09/02/2017 19:47 SAST | Updated 09/02/2017 20:20 SAST

'Sit Down Zuma.' Déjà Vu As Sona 2017 Kicks Off With Repeated Disruptions

"Please leave Baba!"

POOL New / Reuters
President Jacob Zuma takes the national salute ahead of his State of the Nation Address (Sona) to a joint sitting of the National Assembly and the National Council of Provinces in Cape Town, South Africa, February 9, 2017.

The 2017 opening of parliament started with the interruptions from opposition parliamentarians that South Africans have come to expect.

President Jacob Zuma made his way into parliament on Thursday evening, amid the tightest security in recent memory.

Zuma deployed an unprecedented number of soldiers on the occasion of his State of the Nation Address (Sona), amid criticism from the public, civil society and the opposition.The move came against the backdrop of threats by the Economic Freedom Fighters (EFF), the third biggest party in parliament and led by Julius Malema, to disrupt proceedings.

Zuma walked into the chamber just after 7pm to praise singing which, in a novel departure, came from an elaborately dressed young boy. The moment was spoilt however by immediate chants of "ANC" from the ruling party's MPs and "Tsotsi" from the EFF's MPs, who stayed seated when others stood.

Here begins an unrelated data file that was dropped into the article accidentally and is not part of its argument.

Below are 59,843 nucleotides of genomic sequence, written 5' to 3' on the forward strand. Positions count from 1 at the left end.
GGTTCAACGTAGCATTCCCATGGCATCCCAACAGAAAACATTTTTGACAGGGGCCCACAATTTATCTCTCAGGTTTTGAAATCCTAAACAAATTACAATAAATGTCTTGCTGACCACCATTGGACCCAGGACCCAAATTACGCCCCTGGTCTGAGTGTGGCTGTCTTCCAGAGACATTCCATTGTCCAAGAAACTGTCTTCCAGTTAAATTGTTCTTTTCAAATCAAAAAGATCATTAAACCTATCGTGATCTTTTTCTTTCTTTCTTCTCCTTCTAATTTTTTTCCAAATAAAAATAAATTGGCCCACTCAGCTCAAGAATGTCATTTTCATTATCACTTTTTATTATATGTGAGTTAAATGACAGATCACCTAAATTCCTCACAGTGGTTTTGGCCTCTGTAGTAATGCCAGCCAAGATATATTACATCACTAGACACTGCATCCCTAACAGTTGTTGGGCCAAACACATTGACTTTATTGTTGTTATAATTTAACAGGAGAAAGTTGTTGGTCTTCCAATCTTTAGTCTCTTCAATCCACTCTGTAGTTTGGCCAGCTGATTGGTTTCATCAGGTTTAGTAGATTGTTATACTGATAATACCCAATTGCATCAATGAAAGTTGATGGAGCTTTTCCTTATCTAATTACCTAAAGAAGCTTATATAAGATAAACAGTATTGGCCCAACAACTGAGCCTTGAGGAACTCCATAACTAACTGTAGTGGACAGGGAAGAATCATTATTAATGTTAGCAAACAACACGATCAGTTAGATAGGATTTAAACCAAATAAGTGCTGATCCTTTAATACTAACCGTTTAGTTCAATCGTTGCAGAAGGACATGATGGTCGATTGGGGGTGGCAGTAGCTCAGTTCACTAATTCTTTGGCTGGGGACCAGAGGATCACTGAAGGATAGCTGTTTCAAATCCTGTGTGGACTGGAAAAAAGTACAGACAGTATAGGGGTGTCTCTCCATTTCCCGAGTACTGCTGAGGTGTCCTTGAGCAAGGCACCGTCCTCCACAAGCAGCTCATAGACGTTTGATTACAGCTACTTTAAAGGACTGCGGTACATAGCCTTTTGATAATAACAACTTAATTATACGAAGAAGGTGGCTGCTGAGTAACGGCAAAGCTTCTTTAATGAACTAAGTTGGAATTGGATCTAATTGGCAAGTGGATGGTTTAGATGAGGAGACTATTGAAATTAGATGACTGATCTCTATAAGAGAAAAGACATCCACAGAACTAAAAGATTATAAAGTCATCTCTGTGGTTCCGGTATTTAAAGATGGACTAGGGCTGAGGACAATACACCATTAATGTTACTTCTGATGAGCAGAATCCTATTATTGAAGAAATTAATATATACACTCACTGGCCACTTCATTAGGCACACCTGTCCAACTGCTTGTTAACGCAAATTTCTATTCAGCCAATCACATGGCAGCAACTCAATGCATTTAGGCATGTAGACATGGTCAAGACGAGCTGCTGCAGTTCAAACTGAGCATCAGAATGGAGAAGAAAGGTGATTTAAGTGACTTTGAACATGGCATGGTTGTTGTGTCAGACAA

The official opposition, the Democratic Alliance (DA), kicked off with their objections with a request to have a moment of silence for the 94 psychiatric patients who died thanks to state bungling, which was revealed earlier this year in a report that shocked South Africans.

Speaker of Parliament, Baleka Mbete, who has earned censure for her handling of opposition MPs in the past, asked the DA to allow the president to speak where he might address the matter.

The DA continued to insist, to no avail.

The EFF, meanwhile, registered their alarm repeatedly over the hyper security at the precinct.

In 2015 EFF MPs were at the receiving end of brutal treatment by the so-called "white shirt" parliamentary security when they were thrown out of the chamber after their disruptions, themed that year around their catchy slogan #PayBackTheMoney, referencing how R246 million in public money had been used in security upgrades at President Jacob Zuma's private residence in Nkandla. Zuma has since paid back a portion of the money owed as ordered by the Constitutional Court.

The EFF however, have not had a lack of material to work with in the Zuma presidency and have latched on to a portion of the judgment that found Zuma did not uphold and protect the Constitution.

Forty minutes into the opening of parliament, Zuma still had not been given a chance to speak with other opposition figures like Cope's Mosiuoa Lekota chiming in.

When Zuma did try to speak, he was drowned out by shouting MPs telling him to sit down.

"Please leave Baba," said EFF MP Mbuyiseni Ndlozi. "You are a constitutional delinquent, you have to leave."